The Real Glory is a 1939 Samuel Goldwyn Productions action film starring Gary Cooper, David Niven, Andrea Leeds and Broderick Crawford released by United Artists in the weeks immediately following Nazi Germany's invasion of Poland. Based on a 1937 novel of the same name by Charles L. Clifford and directed by Henry Hathaway, the film is set against the backdrop of the Moro Rebellion during the American occupation of the Philippines at the beginning of the 20th century. According to "The World" news broadcast on Aug 18, 2017, the War Department withdrew the film in 1942. The Moros were US allies in World War II, and the film had inflammatory scenes including threatening a Muslim prisoner with burial wrapped in a pig skin.
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The Bishop Misbehaves is a 1935 American comedy crime film directed by Ewald André Dupont and starring Edmund Gwenn, Maureen O'Sullivan and Lucile Watson. It was based on the 1934 play of the same title by Frederick J. Jackson. Dupont made the film after signing a one-film contract with Metro-Goldwyn-Mayer, having made his first American sound film the year before with Universal Pictures. It is also known by the alternative title The Bishop's Misadventures.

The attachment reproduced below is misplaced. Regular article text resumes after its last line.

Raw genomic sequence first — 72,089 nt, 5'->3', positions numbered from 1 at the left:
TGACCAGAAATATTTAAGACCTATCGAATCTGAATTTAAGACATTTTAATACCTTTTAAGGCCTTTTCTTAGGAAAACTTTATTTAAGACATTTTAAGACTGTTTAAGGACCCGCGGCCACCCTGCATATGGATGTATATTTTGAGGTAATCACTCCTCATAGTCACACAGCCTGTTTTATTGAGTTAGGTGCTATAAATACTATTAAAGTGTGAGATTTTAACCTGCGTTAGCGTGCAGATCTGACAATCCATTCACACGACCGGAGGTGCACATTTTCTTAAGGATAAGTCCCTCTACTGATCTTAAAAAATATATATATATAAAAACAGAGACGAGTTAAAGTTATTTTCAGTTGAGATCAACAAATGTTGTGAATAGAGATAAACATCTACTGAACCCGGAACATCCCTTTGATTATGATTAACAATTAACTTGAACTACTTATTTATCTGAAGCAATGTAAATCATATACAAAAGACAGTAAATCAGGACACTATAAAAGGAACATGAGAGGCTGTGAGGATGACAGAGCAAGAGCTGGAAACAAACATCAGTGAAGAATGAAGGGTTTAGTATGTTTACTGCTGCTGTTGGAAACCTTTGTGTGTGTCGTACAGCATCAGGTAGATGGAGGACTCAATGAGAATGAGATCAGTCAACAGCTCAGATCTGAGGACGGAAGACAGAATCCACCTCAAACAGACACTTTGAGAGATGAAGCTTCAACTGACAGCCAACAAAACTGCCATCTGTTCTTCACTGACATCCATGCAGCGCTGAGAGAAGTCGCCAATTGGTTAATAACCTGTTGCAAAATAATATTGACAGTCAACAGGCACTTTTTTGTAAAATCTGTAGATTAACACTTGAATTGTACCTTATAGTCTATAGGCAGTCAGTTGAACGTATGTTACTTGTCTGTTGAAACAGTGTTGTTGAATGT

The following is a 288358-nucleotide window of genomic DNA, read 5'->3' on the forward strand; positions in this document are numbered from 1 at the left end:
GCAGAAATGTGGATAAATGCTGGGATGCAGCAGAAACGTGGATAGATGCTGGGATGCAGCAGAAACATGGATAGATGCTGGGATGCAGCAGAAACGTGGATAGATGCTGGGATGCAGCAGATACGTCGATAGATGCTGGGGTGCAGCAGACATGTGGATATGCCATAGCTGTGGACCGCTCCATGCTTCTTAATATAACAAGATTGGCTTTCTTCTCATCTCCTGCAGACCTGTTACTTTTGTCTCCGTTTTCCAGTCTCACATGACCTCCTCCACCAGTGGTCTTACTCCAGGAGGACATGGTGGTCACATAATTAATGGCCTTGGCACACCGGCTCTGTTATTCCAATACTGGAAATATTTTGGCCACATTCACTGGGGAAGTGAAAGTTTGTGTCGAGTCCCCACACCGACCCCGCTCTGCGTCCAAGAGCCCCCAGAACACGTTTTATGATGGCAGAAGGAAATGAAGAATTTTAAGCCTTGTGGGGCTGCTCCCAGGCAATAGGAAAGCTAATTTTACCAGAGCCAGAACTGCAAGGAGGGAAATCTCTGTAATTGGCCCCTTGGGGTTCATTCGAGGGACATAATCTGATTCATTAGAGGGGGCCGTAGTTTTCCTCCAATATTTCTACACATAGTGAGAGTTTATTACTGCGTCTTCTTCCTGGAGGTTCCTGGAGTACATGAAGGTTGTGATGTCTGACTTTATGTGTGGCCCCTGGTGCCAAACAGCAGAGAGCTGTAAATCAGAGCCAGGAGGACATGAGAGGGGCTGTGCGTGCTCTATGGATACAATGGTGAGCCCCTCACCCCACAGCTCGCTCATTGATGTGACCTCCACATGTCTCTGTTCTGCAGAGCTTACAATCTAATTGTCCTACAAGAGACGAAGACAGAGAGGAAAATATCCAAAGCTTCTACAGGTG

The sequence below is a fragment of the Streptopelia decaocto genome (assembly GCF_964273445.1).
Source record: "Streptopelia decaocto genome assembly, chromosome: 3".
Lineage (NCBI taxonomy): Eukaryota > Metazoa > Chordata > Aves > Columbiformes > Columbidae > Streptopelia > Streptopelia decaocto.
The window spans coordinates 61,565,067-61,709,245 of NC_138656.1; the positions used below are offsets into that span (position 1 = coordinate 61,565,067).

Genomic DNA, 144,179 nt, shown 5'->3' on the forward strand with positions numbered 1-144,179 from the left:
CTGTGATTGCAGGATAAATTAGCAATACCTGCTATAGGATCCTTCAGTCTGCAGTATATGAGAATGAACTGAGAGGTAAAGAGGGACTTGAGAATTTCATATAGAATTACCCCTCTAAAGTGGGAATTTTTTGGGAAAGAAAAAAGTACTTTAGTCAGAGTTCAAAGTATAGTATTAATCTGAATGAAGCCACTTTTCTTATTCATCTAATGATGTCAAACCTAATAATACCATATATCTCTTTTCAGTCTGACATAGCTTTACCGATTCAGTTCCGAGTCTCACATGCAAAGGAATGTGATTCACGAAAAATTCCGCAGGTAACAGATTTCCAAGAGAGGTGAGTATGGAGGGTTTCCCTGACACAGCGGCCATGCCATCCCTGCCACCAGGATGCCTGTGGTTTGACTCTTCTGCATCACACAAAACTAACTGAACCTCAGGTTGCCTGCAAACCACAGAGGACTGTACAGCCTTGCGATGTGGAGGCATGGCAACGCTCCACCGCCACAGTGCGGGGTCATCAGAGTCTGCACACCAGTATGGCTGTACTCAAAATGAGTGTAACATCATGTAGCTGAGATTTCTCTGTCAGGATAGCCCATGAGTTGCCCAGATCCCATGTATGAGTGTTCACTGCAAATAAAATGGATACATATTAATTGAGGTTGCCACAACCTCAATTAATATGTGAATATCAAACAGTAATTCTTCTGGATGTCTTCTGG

Almira Sessions was an American character actress of stage, screen and television. Born in Washington, D.C., her career took her through all the acting mediums of the 20th century. She appeared in over 500 films and television shows. She worked into her 80s, finally retiring shortly before her death in 1974 in Los Angeles.